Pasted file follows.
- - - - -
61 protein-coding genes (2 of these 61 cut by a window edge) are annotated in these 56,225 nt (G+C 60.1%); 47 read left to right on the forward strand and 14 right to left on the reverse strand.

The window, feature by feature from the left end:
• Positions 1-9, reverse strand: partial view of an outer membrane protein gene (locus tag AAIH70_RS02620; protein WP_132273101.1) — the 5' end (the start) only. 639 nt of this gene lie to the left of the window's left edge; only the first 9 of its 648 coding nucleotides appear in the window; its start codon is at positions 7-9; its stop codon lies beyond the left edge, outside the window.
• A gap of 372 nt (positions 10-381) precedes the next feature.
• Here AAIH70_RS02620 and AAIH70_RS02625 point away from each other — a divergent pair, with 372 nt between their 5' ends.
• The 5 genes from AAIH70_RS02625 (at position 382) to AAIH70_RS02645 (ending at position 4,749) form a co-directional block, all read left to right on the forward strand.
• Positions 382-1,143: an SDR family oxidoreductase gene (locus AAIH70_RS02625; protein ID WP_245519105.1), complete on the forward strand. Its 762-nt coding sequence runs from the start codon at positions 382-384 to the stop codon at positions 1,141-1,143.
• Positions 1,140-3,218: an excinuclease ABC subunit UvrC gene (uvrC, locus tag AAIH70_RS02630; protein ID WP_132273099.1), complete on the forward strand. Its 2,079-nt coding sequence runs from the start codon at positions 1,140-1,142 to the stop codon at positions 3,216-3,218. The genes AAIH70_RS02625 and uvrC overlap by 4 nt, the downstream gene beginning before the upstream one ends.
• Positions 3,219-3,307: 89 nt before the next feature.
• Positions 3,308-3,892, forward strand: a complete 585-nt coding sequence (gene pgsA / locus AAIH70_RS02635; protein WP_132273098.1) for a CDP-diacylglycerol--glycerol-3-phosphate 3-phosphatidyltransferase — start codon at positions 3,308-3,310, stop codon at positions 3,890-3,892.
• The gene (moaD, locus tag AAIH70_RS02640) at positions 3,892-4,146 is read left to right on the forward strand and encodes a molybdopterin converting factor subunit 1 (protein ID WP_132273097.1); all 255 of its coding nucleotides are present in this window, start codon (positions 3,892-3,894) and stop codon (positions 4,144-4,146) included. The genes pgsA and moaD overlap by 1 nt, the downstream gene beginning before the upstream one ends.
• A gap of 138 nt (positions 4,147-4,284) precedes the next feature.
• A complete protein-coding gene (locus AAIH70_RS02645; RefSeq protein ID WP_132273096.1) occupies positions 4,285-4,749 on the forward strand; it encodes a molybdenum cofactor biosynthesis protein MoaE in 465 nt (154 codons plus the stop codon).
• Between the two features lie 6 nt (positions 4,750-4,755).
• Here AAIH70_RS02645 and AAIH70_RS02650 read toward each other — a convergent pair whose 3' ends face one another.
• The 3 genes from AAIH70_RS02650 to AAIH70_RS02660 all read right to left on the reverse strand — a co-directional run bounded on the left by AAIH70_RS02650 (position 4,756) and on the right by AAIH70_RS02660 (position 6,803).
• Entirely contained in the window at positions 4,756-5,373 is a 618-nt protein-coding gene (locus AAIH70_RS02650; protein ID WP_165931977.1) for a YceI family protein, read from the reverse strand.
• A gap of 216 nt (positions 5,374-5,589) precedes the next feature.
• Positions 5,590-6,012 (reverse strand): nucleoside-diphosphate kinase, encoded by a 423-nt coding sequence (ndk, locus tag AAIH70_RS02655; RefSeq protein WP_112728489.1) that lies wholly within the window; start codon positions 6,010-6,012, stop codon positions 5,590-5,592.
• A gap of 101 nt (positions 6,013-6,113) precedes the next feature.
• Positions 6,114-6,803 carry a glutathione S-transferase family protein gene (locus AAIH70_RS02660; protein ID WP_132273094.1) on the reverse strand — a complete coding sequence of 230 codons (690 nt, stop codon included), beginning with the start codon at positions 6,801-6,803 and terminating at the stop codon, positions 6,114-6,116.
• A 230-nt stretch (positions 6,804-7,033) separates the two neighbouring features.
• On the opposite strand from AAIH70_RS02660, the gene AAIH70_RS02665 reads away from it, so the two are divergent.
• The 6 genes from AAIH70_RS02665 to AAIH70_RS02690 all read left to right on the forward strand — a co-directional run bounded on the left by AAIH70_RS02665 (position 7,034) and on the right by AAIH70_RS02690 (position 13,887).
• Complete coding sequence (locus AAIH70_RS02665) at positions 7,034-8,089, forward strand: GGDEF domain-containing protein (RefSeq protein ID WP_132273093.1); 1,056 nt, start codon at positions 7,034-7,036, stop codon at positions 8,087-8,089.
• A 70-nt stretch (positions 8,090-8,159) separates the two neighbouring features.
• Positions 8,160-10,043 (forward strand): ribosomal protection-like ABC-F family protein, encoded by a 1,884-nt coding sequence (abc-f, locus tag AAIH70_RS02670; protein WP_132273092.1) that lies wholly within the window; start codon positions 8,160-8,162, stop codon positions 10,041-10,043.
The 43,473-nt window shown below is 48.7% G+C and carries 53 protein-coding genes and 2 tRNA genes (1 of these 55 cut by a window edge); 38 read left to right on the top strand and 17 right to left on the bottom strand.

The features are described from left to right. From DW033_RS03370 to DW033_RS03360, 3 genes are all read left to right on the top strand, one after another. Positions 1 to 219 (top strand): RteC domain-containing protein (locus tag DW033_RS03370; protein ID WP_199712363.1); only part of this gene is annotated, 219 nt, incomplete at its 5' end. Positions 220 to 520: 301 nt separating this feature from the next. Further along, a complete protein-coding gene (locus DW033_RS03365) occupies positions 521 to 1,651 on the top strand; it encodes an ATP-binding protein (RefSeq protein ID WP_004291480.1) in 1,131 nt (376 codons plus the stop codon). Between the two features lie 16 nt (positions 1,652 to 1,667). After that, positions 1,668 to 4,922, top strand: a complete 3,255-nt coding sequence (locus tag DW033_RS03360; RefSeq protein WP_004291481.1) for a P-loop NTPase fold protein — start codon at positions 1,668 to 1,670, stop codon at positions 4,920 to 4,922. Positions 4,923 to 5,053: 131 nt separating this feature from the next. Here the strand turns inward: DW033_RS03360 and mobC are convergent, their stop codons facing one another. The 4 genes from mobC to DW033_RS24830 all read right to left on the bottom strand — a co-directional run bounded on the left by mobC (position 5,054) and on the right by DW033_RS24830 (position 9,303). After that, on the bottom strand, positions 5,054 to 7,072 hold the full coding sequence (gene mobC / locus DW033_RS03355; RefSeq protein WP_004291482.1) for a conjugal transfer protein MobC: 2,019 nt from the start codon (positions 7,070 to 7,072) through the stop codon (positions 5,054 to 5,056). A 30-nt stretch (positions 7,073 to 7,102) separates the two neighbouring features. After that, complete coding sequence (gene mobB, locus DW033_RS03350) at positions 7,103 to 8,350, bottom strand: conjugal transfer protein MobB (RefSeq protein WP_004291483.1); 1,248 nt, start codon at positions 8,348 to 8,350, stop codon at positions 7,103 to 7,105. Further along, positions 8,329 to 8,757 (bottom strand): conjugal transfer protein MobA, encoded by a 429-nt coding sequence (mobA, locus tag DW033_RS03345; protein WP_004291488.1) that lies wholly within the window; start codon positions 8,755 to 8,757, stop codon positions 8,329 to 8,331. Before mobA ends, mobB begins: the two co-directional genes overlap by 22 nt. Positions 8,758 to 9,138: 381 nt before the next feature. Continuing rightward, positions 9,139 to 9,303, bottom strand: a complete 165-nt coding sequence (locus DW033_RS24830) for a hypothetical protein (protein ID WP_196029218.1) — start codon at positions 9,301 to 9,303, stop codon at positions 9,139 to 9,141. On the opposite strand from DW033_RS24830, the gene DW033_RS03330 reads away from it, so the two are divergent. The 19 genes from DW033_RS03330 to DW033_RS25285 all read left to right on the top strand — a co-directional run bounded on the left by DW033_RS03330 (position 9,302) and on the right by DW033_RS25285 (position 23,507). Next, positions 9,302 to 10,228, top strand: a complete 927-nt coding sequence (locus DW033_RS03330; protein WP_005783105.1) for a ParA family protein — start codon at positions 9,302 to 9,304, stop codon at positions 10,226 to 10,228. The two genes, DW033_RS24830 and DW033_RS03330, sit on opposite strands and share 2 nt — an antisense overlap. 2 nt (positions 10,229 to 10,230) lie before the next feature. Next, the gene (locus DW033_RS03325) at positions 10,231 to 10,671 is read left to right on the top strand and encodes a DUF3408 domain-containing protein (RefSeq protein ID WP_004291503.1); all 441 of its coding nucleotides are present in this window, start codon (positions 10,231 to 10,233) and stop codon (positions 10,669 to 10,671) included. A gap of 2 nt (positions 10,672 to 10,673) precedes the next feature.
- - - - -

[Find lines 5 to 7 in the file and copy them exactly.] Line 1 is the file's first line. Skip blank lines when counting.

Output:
• Here AAIH70_RS02620 and AAIH70_RS02625 point away from each other — a divergent pair, with 372 nt between their 5' ends.
• The 5 genes from AAIH70_RS02625 (at position 382) to AAIH70_RS02645 (ending at position 4,749) form a co-directional block, all read left to right on the forward strand.
• Positions 382-1,143: an SDR family oxidoreductase gene (locus AAIH70_RS02625; protein ID WP_245519105.1), complete on the forward strand. Its 762-nt coding sequence runs from the start codon at positions 382-384 to the stop codon at positions 1,141-1,143.